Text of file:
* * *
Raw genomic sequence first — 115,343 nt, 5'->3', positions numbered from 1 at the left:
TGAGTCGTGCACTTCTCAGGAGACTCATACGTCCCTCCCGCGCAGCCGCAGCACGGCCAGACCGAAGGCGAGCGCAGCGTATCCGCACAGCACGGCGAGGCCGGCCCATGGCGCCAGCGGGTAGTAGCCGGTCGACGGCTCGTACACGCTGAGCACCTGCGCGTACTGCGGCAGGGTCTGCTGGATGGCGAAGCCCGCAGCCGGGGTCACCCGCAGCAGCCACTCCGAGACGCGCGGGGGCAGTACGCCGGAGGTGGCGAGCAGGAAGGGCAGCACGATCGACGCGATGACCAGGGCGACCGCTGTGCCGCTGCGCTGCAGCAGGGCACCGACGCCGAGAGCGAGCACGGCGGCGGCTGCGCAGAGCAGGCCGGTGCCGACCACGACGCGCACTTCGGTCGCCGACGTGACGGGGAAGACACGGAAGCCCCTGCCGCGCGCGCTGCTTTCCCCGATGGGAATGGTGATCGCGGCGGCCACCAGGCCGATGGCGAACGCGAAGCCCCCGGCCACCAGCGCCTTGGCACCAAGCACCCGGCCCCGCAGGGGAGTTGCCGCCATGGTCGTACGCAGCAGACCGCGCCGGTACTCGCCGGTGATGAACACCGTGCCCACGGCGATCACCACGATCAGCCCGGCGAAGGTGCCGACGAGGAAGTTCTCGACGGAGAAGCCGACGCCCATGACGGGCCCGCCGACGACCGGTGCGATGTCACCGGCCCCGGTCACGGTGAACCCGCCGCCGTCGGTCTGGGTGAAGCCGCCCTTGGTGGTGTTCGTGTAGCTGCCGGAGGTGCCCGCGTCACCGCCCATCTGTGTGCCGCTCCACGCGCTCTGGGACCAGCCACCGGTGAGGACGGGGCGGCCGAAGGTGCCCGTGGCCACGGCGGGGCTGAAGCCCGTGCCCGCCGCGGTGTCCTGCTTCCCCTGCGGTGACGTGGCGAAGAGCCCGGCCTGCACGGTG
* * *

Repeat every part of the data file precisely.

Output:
Raw genomic sequence first — 115,343 nt, 5'->3', positions numbered from 1 at the left:
TGAGTCGTGCACTTCTCAGGAGACTCATACGTCCCTCCCGCGCAGCCGCAGCACGGCCAGACCGAAGGCGAGCGCAGCGTATCCGCACAGCACGGCGAGGCCGGCCCATGGCGCCAGCGGGTAGTAGCCGGTCGACGGCTCGTACACGCTGAGCACCTGCGCGTACTGCGGCAGGGTCTGCTGGATGGCGAAGCCCGCAGCCGGGGTCACCCGCAGCAGCCACTCCGAGACGCGCGGGGGCAGTACGCCGGAGGTGGCGAGCAGGAAGGGCAGCACGATCGACGCGATGACCAGGGCGACCGCTGTGCCGCTGCGCTGCAGCAGGGCACCGACGCCGAGAGCGAGCACGGCGGCGGCTGCGCAGAGCAGGCCGGTGCCGACCACGACGCGCACTTCGGTCGCCGACGTGACGGGGAAGACACGGAAGCCCCTGCCGCGCGCGCTGCTTTCCCCGATGGGAATGGTGATCGCGGCGGCCACCAGGCCGATGGCGAACGCGAAGCCCCCGGCCACCAGCGCCTTGGCACCAAGCACCCGGCCCCGCAGGGGAGTTGCCGCCATGGTCGTACGCAGCAGACCGCGCCGGTACTCGCCGGTGATGAACACCGTGCCCACGGCGATCACCACGATCAGCCCGGCGAAGGTGCCGACGAGGAAGTTCTCGACGGAGAAGCCGACGCCCATGACGGGCCCGCCGACGACCGGTGCGATGTCACCGGCCCCGGTCACGGTGAACCCGCCGCCGTCGGTCTGGGTGAAGCCGCCCTTGGTGGTGTTCGTGTAGCTGCCGGAGGTGCCCGCGTCACCGCCCATCTGTGTGCCGCTCCACGCGCTCTGGGACCAGCCACCGGTGAGGACGGGGCGGCCGAAGGTGCCCGTGGCCACGGCGGGGCTGAAGCCCGTGCCCGCCGCGGTGTCCTGCTTCCCCTGCGGTGACGTGGCGAAGAGCCCGGCCTGCACGGTG